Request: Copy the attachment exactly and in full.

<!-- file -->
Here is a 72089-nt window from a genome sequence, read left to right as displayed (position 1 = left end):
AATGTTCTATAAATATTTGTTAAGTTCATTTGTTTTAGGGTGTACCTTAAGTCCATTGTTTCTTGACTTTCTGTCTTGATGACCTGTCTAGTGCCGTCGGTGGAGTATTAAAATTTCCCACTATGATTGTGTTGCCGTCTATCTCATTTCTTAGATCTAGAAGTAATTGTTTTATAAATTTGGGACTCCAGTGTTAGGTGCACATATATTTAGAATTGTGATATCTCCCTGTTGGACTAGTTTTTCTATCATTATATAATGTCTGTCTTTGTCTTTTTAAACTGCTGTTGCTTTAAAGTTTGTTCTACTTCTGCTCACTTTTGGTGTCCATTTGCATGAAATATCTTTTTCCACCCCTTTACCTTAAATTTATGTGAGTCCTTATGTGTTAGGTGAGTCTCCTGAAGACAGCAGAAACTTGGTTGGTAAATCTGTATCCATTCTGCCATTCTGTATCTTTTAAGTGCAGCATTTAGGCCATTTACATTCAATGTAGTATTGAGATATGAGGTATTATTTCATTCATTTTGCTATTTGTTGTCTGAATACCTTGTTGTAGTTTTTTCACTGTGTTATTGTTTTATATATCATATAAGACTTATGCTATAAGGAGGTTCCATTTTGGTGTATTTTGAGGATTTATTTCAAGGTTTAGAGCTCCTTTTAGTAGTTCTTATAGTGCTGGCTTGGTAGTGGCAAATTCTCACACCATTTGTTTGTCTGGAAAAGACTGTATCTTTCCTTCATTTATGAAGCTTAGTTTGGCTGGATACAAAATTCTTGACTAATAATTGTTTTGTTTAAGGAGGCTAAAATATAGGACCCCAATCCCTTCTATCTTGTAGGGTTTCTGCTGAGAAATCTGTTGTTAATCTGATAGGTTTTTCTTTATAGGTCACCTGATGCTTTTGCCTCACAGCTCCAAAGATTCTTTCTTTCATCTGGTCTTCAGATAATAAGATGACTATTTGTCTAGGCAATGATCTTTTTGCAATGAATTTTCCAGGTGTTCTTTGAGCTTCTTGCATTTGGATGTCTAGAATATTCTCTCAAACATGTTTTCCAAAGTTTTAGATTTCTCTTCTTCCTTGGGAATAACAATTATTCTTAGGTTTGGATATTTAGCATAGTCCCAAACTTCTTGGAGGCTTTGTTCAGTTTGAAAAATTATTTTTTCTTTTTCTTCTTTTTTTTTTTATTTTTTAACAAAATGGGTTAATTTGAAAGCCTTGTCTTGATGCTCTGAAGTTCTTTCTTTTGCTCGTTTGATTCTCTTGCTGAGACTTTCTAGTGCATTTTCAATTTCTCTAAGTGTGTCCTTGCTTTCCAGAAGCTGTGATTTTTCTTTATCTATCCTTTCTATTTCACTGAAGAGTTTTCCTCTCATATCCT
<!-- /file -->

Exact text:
Here is a 72089-nt window from a genome sequence, read left to right as displayed (position 1 = left end):
AATGTTCTATAAATATTTGTTAAGTTCATTTGTTTTAGGGTGTACCTTAAGTCCATTGTTTCTTGACTTTCTGTCTTGATGACCTGTCTAGTGCCGTCGGTGGAGTATTAAAATTTCCCACTATGATTGTGTTGCCGTCTATCTCATTTCTTAGATCTAGAAGTAATTGTTTTATAAATTTGGGACTCCAGTGTTAGGTGCACATATATTTAGAATTGTGATATCTCCCTGTTGGACTAGTTTTTCTATCATTATATAATGTCTGTCTTTGTCTTTTTAAACTGCTGTTGCTTTAAAGTTTGTTCTACTTCTGCTCACTTTTGGTGTCCATTTGCATGAAATATCTTTTTCCACCCCTTTACCTTAAATTTATGTGAGTCCTTATGTGTTAGGTGAGTCTCCTGAAGACAGCAGAAACTTGGTTGGTAAATCTGTATCCATTCTGCCATTCTGTATCTTTTAAGTGCAGCATTTAGGCCATTTACATTCAATGTAGTATTGAGATATGAGGTATTATTTCATTCATTTTGCTATTTGTTGTCTGAATACCTTGTTGTAGTTTTTTCACTGTGTTATTGTTTTATATATCATATAAGACTTATGCTATAAGGAGGTTCCATTTTGGTGTATTTTGAGGATTTATTTCAAGGTTTAGAGCTCCTTTTAGTAGTTCTTATAGTGCTGGCTTGGTAGTGGCAAATTCTCACACCATTTGTTTGTCTGGAAAAGACTGTATCTTTCCTTCATTTATGAAGCTTAGTTTGGCTGGATACAAAATTCTTGACTAATAATTGTTTTGTTTAAGGAGGCTAAAATATAGGACCCCAATCCCTTCTATCTTGTAGGGTTTCTGCTGAGAAATCTGTTGTTAATCTGATAGGTTTTTCTTTATAGGTCACCTGATGCTTTTGCCTCACAGCTCCAAAGATTCTTTCTTTCATCTGGTCTTCAGATAATAAGATGACTATTTGTCTAGGCAATGATCTTTTTGCAATGAATTTTCCAGGTGTTCTTTGAGCTTCTTGCATTTGGATGTCTAGAATATTCTCTCAAACATGTTTTCCAAAGTTTTAGATTTCTCTTCTTCCTTGGGAATAACAATTATTCTTAGGTTTGGATATTTAGCATAGTCCCAAACTTCTTGGAGGCTTTGTTCAGTTTGAAAAATTATTTTTTCTTTTTCTTCTTTTTTTTTTTATTTTTTAACAAAATGGGTTAATTTGAAAGCCTTGTCTTGATGCTCTGAAGTTCTTTCTTTTGCTCGTTTGATTCTCTTGCTGAGACTTTCTAGTGCATTTTCAATTTCTCTAAGTGTGTCCTTGCTTTCCAGAAGCTGTGATTTTTCTTTATCTATCCTTTCTATTTCACTGAAGAGTTTTCCTCTCATATCCT